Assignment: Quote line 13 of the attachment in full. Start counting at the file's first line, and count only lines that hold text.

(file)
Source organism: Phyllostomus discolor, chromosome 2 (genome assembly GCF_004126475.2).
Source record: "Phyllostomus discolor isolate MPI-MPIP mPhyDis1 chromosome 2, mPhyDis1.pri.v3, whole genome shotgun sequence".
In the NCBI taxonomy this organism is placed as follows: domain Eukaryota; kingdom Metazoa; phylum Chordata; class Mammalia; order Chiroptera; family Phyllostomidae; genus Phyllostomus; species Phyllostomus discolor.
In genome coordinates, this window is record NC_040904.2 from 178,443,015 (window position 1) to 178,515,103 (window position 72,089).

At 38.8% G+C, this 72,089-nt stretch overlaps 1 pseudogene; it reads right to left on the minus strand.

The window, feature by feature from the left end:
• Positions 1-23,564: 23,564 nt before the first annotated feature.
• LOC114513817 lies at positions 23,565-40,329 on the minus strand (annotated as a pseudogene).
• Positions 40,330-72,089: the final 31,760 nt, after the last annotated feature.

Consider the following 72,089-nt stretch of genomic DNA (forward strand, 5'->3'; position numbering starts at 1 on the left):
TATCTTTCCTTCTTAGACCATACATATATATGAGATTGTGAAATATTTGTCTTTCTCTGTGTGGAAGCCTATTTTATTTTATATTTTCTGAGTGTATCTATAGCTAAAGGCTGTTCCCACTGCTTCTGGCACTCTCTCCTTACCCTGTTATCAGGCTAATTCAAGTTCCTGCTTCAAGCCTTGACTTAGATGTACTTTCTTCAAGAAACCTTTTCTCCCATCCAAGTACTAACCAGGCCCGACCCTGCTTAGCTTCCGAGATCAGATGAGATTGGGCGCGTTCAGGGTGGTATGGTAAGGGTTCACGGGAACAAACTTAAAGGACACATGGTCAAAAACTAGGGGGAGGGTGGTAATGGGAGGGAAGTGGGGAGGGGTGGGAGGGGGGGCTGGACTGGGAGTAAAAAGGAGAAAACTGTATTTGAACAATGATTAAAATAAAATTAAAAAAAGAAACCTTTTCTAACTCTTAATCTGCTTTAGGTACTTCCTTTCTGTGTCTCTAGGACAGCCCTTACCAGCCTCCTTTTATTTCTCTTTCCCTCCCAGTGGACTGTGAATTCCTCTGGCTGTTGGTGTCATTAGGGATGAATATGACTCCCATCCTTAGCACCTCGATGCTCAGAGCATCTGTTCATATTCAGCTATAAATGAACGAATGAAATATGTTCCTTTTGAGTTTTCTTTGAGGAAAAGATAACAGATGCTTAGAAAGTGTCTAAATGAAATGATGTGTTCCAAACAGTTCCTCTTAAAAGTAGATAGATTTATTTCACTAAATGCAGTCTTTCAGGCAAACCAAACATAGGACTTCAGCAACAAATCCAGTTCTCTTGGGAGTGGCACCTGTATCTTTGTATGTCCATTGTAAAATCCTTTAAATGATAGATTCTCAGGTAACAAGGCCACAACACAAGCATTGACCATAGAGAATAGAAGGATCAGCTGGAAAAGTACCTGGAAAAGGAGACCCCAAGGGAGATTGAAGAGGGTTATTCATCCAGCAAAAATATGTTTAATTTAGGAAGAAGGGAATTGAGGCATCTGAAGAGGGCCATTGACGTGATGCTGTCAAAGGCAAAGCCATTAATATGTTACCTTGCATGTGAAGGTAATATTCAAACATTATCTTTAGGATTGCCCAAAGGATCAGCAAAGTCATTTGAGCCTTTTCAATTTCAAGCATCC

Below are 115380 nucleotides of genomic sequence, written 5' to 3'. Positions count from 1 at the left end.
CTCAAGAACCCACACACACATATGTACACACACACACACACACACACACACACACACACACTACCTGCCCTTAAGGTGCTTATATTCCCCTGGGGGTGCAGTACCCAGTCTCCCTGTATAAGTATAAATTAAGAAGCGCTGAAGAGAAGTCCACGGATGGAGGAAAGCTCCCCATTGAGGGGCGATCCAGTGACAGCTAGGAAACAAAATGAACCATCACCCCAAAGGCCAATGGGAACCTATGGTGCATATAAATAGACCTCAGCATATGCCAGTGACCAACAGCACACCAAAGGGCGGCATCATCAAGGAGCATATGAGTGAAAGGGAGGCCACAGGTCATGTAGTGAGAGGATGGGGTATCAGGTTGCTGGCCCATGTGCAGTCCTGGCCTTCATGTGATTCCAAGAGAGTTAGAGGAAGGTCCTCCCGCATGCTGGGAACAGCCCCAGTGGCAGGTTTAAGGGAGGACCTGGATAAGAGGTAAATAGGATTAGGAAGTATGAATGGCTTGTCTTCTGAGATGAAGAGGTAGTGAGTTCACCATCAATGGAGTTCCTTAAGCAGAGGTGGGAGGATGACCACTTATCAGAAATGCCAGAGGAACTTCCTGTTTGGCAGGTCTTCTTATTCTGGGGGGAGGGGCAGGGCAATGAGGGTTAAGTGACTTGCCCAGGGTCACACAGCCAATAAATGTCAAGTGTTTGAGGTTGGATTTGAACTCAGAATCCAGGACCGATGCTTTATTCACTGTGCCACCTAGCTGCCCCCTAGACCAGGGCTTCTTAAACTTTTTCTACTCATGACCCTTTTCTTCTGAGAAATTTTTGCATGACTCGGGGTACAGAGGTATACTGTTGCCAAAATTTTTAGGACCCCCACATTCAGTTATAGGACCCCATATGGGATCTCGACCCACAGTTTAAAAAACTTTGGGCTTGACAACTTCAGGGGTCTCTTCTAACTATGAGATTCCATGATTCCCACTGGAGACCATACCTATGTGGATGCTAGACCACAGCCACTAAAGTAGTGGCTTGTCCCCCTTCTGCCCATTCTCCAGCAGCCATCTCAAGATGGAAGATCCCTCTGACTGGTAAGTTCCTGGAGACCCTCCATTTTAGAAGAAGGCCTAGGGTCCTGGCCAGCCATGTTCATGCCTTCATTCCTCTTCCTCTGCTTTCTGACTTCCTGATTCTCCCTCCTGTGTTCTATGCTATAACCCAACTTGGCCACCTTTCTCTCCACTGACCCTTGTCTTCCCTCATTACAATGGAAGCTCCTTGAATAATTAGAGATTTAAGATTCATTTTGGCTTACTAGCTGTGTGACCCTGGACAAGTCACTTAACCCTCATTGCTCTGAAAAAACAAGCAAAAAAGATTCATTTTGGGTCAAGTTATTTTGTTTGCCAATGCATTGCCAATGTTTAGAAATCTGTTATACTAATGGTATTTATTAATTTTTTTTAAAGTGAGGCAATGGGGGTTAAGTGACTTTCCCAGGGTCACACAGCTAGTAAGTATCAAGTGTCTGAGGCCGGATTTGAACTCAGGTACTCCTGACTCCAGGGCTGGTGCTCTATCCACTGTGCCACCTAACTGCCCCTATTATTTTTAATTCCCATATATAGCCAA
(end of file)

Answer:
CTCAAGAACCCACACACACATATGTACACACACACACACACACACACACACACACACACACTACCTGCCCTTAAGGTGCTTATATTCCCCTGGGGGTGCAGTACCCAGTCTCCCTGTATAAGTATAAATTAAGAAGCGCTGAAGAGAAGTCCACGGATGGAGGAAAGCTCCCCATTGAGGGGCGATCCAGTGACAGCTAGGAAACAAAATGAACCATCACCCCAAAGGCCAATGGGAACCTATGGTGCATATAAATAGACCTCAGCATATGCCAGTGACCAACAGCACACCAAAGGGCGGCATCATCAAGGAGCATATGAGTGAAAGGGAGGCCACAGGTCATGTAGTGAGAGGATGGGGTATCAGGTTGCTGGCCCATGTGCAGTCCTGGCCTTCATGTGATTCCAAGAGAGTTAGAGGAAGGTCCTCCCGCATGCTGGGAACAGCCCCAGTGGCAGGTTTAAGGGAGGACCTGGATAAGAGGTAAATAGGATTAGGAAGTATGAATGGCTTGTCTTCTGAGATGAAGAGGTAGTGAGTTCACCATCAATGGAGTTCCTTAAGCAGAGGTGGGAGGATGACCACTTATCAGAAATGCCAGAGGAACTTCCTGTTTGGCAGGTCTTCTTATTCTGGGGGGAGGGGCAGGGCAATGAGGGTTAAGTGACTTGCCCAGGGTCACACAGCCAATAAATGTCAAGTGTTTGAGGTTGGATTTGAACTCAGAATCCAGGACCGATGCTTTATTCACTGTGCCACCTAGCTGCCCCCTAGACCAGGGCTTCTTAAACTTTTTCTACTCATGACCCTTTTCTTCTGAGAAATTTTTGCATGACTCGGGGTACAGAGGTATACTGTTGCCAAAATTTTTAGGACCCCCACATTCAGTTATAGGACCCCATATGGGATCTCGACCCACAGTTTAAAAAACTTTGGGCTTGACAACTTCAGGGGTCTCTTCTAACTATGAGATTCCATGATTCCCACTGGAGACCATACCTATGTGGATGCTAGACCACAGCCACTAAAGTAGTGGCTTGTCCCCCTTCTGCCCATTCTCCAGCAGCCATCTCAAGATGGAAGATCCCTCTGACTGGTAAGTTCCTGGAGACCCTCCATTTTAGAAGAAGGCCTAGGGTCCTGGCCAGCCATGTTCATGCCTTCATTCCTCTTCCTCTGCTTTCTGACTTCCTGATTCTCCCTCCTGTGTTCTATGCTATAACCCAACTTGGCCACCTTTCTCTCCACTGACCCTTGTCTTCCCTCATTACAATGGAAGCTCCTTGAATAATTAGAGATTTAAGATTCATTTTGGCTTACTAGCTGTGTGACCCTGGACAAGTCACTTAACCCTCATTGCTCTGAAAAAACAAGCAAAAAAGATTCATTTTGGGTCAAGTTATTTTGTTTGCCAATGCATTGCCAATGTTTAGAAATCTGTTATACTAATGGTATTTATTAATTTTTTTTAAAGTGAGGCAATGGGGGTTAAGTGACTTTCCCAGGGTCACACAGCTAGTAAGTATCAAGTGTCTGAGGCCGGATTTGAACTCAGGTACTCCTGACTCCAGGGCTGGTGCTCTATCCACTGTGCCACCTAACTGCCCCTATTATTTTTAATTCCCATATATAGCCAA